October 29, 2009
Posted: 1736 GMT
It's nice to be back at the I-Desk.
Today, we're kicking the show off with the latest on Iran's response to a proposal by the U.N nuclear watchdog. The IAEA's plan would allow Tehran to enrich low-level uranium in Russia. Neither the IAEA nor Iran have made this response public.
After years of tension, this latest development seems encouraging. Iranian state television aired comments by Iranian president Mahmoud Ahmadinejad, saying his country welcomes "cooperation on nuclear fuel, power plants and technology, and we are ready to cooperate.”
Who can blame Iran-West watchers for getting a bit excited? The truth is that there are still many ways this could all go wrong: Iran is unlikely to agree to ship all of its uranium to Russia at once, a key French demand. There are also stark internal divisions in Iran, where President Ahmadinejad's response to the U.N have been criticized as conceding to the West. And there are suspicions from the West as well, that Iran is simply buying time while still working on a nuclear weapons program.
We are live in Russia with the latest.
Also today, we will take you live to Pakistan for the latest on the militant violence in Peshawar. In the last few months, insurgents have attacked civilian and military targets with devastating results.
Then, Reza Sayah will tell us about what seems to be an interesting find by the Pakistani military: among items seized in raids in South Waziristan, a passport bearing the name "Said Bahaji," one of the alleged Hamburg Cell members who carried out the 9-11 attacks.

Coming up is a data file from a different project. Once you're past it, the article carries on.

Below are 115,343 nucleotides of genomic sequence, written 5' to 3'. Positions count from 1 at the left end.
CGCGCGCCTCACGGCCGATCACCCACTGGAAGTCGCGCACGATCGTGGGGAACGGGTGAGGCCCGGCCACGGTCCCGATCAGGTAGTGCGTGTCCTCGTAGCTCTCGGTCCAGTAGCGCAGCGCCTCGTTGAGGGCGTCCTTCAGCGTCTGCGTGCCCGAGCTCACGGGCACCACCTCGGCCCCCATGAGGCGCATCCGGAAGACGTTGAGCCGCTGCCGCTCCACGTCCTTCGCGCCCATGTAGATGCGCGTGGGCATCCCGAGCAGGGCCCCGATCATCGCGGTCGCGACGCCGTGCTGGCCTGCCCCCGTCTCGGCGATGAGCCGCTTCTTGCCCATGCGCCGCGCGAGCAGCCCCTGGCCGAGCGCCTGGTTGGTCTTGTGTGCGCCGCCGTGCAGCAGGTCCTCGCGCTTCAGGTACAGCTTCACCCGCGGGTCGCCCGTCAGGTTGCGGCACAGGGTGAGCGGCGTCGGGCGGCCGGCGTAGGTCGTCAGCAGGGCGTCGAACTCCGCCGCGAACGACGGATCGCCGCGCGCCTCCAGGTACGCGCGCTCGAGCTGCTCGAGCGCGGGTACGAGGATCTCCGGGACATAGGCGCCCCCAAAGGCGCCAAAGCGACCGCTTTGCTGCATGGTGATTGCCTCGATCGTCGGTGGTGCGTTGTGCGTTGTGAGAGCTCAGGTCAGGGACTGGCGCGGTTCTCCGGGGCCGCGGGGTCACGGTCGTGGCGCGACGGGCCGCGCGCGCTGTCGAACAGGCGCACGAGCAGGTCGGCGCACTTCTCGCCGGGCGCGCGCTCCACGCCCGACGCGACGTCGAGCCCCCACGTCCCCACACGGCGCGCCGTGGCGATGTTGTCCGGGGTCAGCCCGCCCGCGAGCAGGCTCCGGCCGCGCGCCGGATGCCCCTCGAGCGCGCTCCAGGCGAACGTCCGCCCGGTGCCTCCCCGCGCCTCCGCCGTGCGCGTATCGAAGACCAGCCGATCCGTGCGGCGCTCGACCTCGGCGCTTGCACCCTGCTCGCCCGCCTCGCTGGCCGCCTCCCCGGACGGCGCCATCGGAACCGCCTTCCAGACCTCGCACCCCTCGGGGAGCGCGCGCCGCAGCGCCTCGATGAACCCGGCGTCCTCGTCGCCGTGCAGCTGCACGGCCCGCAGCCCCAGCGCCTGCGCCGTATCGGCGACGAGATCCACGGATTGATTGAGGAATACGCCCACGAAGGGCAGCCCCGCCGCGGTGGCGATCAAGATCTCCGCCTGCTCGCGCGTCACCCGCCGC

Reza says it is a German passport, with a Pakistani visa stamp dated September 3, 2001 and no other activity on it since.
He will join us live from Islamabad.
We will also take you live to Iraq, for the latest on the investigation into Sunday's deadly bombings in Baghdad and on the deadlock in the passage of a crucial election law. Both the security situation and the political paralysis in Iraq threaten that country's stability. Mohammed Jamjoom has that story.
And a glimmer of hope on the economic front: the American economy actually grew in the third quarter. It's been so long, we'd all forgotten how that feels! We'll check market reaction and discuss why it may be too soon to chill the Champagne.
See you at the Idesk!
International Desk brings viewers into the heart of the largest news gathering operation in the world. Viewers don't come here to watch the news; they come here to be immersed in it. To feel the rush of being the first to know what's happening as stories break, and to leave knowing they've gotten the best and latest information available. The show airs Mon-Fri at 1900 CET.